FLIGHT TO WALT DISNEY WORLD : FLIGHT TO WALT
FLIGHT TO WALT DISNEY WORLD : CHEAP FLIGHTS TO DUBLIN.
Flight To Walt Disney World
- The Walt Disney World Resort (or Walt Disney World or Disney World for short) is the world's largest and most visited recreational resort, covering a area just southwest of Orlando, Florida, USA and encompassing four theme parks, two water parks, 24 on-site themed resort hotels (excluding 8 that
- The Magic Kingdom in Orlando, Florida where Walt Disney's animated characters come to life. It truly is a special place, especially for children, but it also costs an arm and a leg to go there. Some think it's a typical tourist trap.
- An amusement park in Lake Buena Vista, southwest of Orlando, Florida, that opened in 1971. Formally Walt Disney World
- (in soccer, cricket, etc.) Deliver (a ball) with well-judged trajectory and pace
- Shoot (wildfowl) in flight
- shoot a bird in flight
- The Walt is a four-piece post-punk/indie rock band from Utrecht, the Netherlands consisting of musicians known from We vs. Death, Kismet and the retired metalcore group Dawn of Awakening.
- WALT may refer to: *WALT (AM), a radio station (910 AM) licensed to Meridian, Mississippi, United States *WALT-FM, a radio station (102.1 FM) licensed to Meridian, Mississippi, United States *WOKK, a radio station (97.
- Walter Lloyd, better known as "Walt," is a fictional character on the ABC television series Lost played by Malcolm David Kelley.
Walt - The Man Behind The Myth [VHS]
From Mickey Mouse to MARY POPPINS to Disneyland and beyond, Walt Disney touched the hearts of millions with his special brand of magic. In this revealing portrait, you'll discover the man behind the myth as never before. Inspired by daughter Diane Disney Miller and hosted by Disney legend Dick Van Dyke, the film features all-new interviews with friends, family, collaborators, and experts plus never-before-seen home movies. Through good times and bad, including a brush with bankruptcy during World War II, Walt remained a driven innovator and perfectionist behind studio gates and devoted family man at home. Commemorating the 100th anniversary of his birth, WALT: THE MAN BEHIND THE MYTH offers the most intimate look yet at the man whose legacy continues to inspire the world.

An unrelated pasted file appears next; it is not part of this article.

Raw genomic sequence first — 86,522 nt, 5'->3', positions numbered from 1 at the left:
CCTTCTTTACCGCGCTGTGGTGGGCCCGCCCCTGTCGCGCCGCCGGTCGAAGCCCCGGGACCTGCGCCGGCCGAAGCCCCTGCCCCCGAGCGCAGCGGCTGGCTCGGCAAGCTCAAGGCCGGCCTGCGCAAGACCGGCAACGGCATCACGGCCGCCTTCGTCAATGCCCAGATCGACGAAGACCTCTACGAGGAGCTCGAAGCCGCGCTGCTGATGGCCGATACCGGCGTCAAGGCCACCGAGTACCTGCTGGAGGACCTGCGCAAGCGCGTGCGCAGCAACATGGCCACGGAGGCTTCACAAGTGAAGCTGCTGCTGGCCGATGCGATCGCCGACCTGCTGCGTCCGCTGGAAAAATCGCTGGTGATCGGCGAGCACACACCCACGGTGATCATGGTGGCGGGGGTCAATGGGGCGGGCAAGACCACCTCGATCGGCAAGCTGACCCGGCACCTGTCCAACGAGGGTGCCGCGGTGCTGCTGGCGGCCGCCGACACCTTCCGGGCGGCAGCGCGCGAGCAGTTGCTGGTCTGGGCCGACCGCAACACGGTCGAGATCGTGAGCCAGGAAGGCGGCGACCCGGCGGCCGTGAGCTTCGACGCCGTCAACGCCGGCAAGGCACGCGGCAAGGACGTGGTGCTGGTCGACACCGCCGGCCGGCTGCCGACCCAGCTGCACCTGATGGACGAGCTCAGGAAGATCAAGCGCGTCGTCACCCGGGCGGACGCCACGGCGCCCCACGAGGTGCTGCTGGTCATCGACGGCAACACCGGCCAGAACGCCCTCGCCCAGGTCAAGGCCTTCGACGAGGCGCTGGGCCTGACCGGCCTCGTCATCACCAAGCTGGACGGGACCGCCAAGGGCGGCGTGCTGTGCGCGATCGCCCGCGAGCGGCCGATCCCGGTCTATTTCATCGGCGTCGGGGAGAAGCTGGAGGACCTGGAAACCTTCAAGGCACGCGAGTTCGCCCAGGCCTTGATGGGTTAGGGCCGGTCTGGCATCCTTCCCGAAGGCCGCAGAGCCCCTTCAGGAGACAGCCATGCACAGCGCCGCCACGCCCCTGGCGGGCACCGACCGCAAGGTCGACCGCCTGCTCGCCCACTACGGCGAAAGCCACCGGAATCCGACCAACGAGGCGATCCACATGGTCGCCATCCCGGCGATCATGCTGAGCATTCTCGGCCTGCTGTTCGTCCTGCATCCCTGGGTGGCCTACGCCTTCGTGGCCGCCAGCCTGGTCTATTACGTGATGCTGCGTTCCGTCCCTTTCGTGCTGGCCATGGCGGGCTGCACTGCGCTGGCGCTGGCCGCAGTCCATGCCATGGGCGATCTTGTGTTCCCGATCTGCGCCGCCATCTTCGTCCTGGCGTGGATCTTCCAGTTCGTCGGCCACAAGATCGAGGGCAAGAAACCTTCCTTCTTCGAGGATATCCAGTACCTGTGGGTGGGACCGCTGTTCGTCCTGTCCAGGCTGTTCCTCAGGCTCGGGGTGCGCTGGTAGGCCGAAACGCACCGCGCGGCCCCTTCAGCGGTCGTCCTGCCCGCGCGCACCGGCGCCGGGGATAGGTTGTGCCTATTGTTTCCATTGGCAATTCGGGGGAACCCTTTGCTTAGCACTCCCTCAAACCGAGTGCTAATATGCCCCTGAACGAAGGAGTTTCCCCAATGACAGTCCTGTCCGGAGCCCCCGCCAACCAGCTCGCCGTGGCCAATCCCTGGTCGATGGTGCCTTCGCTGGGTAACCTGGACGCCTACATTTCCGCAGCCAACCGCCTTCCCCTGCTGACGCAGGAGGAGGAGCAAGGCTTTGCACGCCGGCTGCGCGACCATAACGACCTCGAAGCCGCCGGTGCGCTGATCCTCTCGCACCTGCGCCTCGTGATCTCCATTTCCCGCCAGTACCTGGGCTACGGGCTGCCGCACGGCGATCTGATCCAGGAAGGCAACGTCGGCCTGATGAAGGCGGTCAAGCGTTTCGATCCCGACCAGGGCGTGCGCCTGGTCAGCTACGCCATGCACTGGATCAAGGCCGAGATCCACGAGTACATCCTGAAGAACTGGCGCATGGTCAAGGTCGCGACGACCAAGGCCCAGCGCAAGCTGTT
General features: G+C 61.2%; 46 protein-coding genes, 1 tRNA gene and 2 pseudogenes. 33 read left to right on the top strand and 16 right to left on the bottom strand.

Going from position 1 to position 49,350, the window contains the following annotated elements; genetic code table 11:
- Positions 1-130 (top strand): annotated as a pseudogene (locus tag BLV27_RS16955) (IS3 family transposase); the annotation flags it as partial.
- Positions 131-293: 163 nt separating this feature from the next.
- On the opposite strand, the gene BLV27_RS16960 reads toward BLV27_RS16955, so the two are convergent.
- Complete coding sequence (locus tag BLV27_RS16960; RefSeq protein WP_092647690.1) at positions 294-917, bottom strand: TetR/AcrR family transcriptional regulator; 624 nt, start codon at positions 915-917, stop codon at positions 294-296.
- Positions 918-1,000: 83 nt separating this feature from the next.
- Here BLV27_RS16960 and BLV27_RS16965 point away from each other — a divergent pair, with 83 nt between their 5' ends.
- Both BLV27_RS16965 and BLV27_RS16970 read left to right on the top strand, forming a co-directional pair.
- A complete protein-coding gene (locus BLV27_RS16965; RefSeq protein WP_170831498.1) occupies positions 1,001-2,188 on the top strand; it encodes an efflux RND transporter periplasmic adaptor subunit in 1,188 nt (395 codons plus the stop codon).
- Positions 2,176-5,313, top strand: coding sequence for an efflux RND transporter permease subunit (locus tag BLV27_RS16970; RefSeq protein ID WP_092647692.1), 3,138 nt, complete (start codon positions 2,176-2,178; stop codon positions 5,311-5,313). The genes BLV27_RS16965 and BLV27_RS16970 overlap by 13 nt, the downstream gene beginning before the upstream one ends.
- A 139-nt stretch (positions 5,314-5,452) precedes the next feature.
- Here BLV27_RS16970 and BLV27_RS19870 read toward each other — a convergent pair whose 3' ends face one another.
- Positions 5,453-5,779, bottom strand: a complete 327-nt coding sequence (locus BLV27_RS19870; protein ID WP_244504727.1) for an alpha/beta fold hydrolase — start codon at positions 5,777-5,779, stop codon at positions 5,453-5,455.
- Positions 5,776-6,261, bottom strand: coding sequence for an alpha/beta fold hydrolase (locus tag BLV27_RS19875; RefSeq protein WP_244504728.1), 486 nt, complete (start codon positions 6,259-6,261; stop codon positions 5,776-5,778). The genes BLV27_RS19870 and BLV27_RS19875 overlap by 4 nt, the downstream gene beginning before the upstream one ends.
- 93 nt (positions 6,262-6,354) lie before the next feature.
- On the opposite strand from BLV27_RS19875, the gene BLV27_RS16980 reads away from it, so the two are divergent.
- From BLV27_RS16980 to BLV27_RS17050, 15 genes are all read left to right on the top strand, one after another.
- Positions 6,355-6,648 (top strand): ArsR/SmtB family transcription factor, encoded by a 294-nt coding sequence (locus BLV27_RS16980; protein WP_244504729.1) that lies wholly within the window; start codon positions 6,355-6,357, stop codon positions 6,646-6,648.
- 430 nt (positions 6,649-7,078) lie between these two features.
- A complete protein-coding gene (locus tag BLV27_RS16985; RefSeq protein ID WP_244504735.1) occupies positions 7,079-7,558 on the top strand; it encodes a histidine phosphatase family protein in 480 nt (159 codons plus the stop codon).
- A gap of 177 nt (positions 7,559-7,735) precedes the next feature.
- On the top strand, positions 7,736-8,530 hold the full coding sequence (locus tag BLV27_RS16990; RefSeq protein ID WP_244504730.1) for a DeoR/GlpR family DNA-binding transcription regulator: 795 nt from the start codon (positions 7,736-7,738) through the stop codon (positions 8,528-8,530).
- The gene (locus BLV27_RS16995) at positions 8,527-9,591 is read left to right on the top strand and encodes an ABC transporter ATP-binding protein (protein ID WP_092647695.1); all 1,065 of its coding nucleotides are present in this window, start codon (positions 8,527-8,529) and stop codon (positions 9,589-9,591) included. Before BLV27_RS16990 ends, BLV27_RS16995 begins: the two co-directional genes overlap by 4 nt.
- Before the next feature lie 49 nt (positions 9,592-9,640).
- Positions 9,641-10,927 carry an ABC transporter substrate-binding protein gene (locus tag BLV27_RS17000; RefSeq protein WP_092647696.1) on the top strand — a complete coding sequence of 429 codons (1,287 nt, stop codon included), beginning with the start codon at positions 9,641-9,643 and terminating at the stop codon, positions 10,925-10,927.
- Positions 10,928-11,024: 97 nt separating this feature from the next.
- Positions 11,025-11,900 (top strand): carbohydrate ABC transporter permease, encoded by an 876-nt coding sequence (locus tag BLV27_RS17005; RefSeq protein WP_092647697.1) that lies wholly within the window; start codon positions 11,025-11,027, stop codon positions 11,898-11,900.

Dick Van Dyke (Mary Poppins) narrates this made-for-TV special, which focuses on the high points in Walt Disney's life and career. Over 70 friends, relatives, and associates were interviewed. Critics, however, weren't given much of a chance to have their say, which prevents Walt from presenting a fully rounded picture. Fortunately, this two-hour story of the great man's rise--and rise--makes for compelling viewing anyway. It doesn't merely cover his work, but personal life, as well. Milestones, such as his marriage, are brought to life using footage from a copious home movie collection. Furthermore, a few Disney animators do mention some of the great man's more negative traits, such as his legendary toughness, but such criticisms are passed over quickly. Smaller viewers may find it boring, but Disney fans 10 and older are sure to be riveted by this fascinating man's life story. --Kathleen C. Fennessy
Malayan Flying Fox
Of the 60 species of flying foxes, P.vampyrus is among the largest. This bat’s wingspan is 5 to 6 feet and weight is up to 1000 gm (2.2 lb.) (Per one reference Acerodon jubatus can be larger, weighing up to 1200 grams.) Pelage is long and silky with a dense underfur. Hairs comprising the mantle are longer than those on other parts of the body. Coloration is grayish brown or black with the area between the shoulders often yellow or grayish yellow. Underparts are black. (Various other colorations have been reported, e.g. reddish to black heads, orange to black mantles, depending on subspecies). No tail is present. As the name suggests, the head resembles that of a small fox. Females have one pair of mammae located in the chest region. Ears are simple (long and pointed) with the outer margin forming an unbroken ring. Toes have sharp curved claws. Scent glands produce a strong musky odor.
GEOGRAPHICAL RANGE AND HABITAT:
Southern Burma, Thailand and Indochina, Borneo, Java, Malaysia, Philippines, Timor. Forests and swamps, often on small islands near coasts.
Fruits, flowers, nectar, pollen and leaves. Principal food is fruit juice, obtained by squeezing pieces of fruit pulp in the mouth, then spitting out pulp and seeds. The Malayan Flying Fox can eat half its body weight in food daily.
LIFE CYCLE/SOCIAL STRUCTURE:
Nocturnal with limited daytime activity. These flying foxes roost in emergent trees that rise above the forest canopy. They roost in noisy groups of a few dozen to thousands. They leave roost trees near sunset in a loose stream and may fly nightly up to 50 km to reach their feeding grounds. In feeding areas they separate into family or feeding groups of a few to 50. Territorial behavior, i.e. spreading wings, swinging and growling may be used to discourage other bats from landing on an especially good tree; the presence of flowers on trees seems to promote this behavior. They eat and rest in the fruit trees and return to the day roost at dawn. After a period of squabbling over suitable roosting sites, they settle down with wings wrapped around their body. During warm parts of the day, they will cool themselves by fanning their wings, licking their chest and wings, and by panting.